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Creating Content for Google’s RankBrain


Google revealed in October that it uses artificial intelligence to help with 15% of search queries. Named RankBrain, the system analyzes vague, ambiguous queries and matches them with the most relevant results.

It’s a critical component to the search-engine giant’s algorithm. In fact, Google’s Greg Corrado told Bloomberg that RankBrain is now the third-highest signal contributing to a search-query result.

RankBrain is now the third-highest signal contributing to a search-query result says @google Share on X

Google – and similar search-engine services – are getting smarter. As marketers, we no longer can rely solely on traditional digital strategies such as link-building or social-media signaling. We need to be far wiser. How? By first analyzing how Google’s current algorithm components work in conjunction with RankBrain.


Google uses more than 200 search signals to determine the ranking of websites and content. Given that RankBrain is the third most important signal, artificial intelligence has indeed revolutionized the way the search-engine giant understands long, complex queries. Users can now feel confident that they’ll find appropriate topics no matter how ambiguous their search terms are.

To give you a clearer picture of how good RankBrain is, here’s Google’s algorithm in a quick test, using a popular industry phrase, “conversion optimization.” According to AdWords, the term generates about 780 average monthly searches.


In a split second, Google displays results that mostly refer to the basic definition of conversion optimization (not bad). But let’s make the query more specific – “best conversion optimization tool.” Google immediately produces a list of articles on the top tools to use for conversion optimization.

Now, let’s use a query that a Google signal analyzes as natural sounding, “what is the top conversion optimization tool for marketers?” The results took 10 more milliseconds to produce the related results, but again, it’s impressive.

But to really gauge the capabilities of RankBrain, let’s turn the query into something vague like “shape of conversion optimization in the future of digital marketing and beyond.” This long-tail phrase is confusing and presents numerous possible answers. Of course, the gist of this complex phrase is to ask about conversion optimization predictions – and Google’s RankBrain does its job.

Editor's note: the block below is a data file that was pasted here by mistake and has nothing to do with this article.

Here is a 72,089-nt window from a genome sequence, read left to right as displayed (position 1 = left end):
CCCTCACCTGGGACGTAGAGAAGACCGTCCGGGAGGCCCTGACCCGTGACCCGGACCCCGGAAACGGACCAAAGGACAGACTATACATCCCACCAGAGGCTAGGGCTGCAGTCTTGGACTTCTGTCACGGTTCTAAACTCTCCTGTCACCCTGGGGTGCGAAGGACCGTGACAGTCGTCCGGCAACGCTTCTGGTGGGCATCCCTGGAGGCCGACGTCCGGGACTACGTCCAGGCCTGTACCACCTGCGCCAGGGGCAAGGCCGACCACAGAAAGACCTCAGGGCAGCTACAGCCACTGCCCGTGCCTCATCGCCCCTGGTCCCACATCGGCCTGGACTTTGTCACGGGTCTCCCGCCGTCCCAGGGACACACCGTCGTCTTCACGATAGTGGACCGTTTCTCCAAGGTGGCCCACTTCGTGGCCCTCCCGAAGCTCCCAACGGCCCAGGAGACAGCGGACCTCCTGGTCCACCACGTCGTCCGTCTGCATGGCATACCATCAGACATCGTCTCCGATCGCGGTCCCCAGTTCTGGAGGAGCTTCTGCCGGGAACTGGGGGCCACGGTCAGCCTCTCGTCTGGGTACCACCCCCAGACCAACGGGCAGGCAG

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It’s amazing how the search engine’s algorithm was able to take a bunch of complex words and present helpful results.

But how does this help content marketers generate content? What should they watch out for? What points should they keep in mind when crafting content that will satisfy both people and RankBrain?

RankBrain and content

RankBrain’s main purpose is to help Google analyze and produce relevant results to long, complex, and ambiguous search terms. This includes new “words” or jargon made up by industry experts or popular figures, queries that it has never encountered.

Unlike humans, machines can’t read for context and comprehension without relying on complex mathematical formulas. Remember the results for “shape of conversion optimization in the future of digital marketing and beyond”? We used the query to seek information about forecasts about online marketing, but we phrased it in such a way that it seemed vague for a machine. Still, RankBrain was able to take the context from the query and present us with satisfying results.

Another example comes from Jon Earnshaw who performed a voice query as detailed in Pi Datametrics. (Voice-based search queries are more likely to result in vague phrases because they are stream-of-consciousness speaking, not typed queries that you can edit more easily.)

He wanted to know about “the name of the fat guy with the beard in the movie with the four guys in Vegas?” which is pretty convoluted, especially for a machine. Not only are there countless films about Vegas, most of them have four guys.


But the machine does an amazing job at recognizing that Jon wanted results featuring The Hangover.

How should content marketers create content that will be valuable to this artificial-intelligence signal?

  1. Create content for a specific audience

As RankBrain is all about helping Google pull up more appropriate results, your content should be geared toward particular audiences to increase the chances of it appearing for related searches. If you sell digital-marketing services for instance, your audience could comprise entrepreneurs, brands, small businesses in almost any industry. Narrow your audience to a target and create content for that niche by:

  • Answering problems that your target audience may search online
  • Aligning your products and/or services to their unique needs
  • Grabbing their attention using specific topics, keywords, and recommendations

For example, say you have a buyer persona called “Roberto” who owns a suburban café. Tech savvy, he employs paid and organic methods to help his website gain leverage. Although he knows a bit about digital strategies, he wants to find out more and searches Google for “as a cafe owner how can seo help”.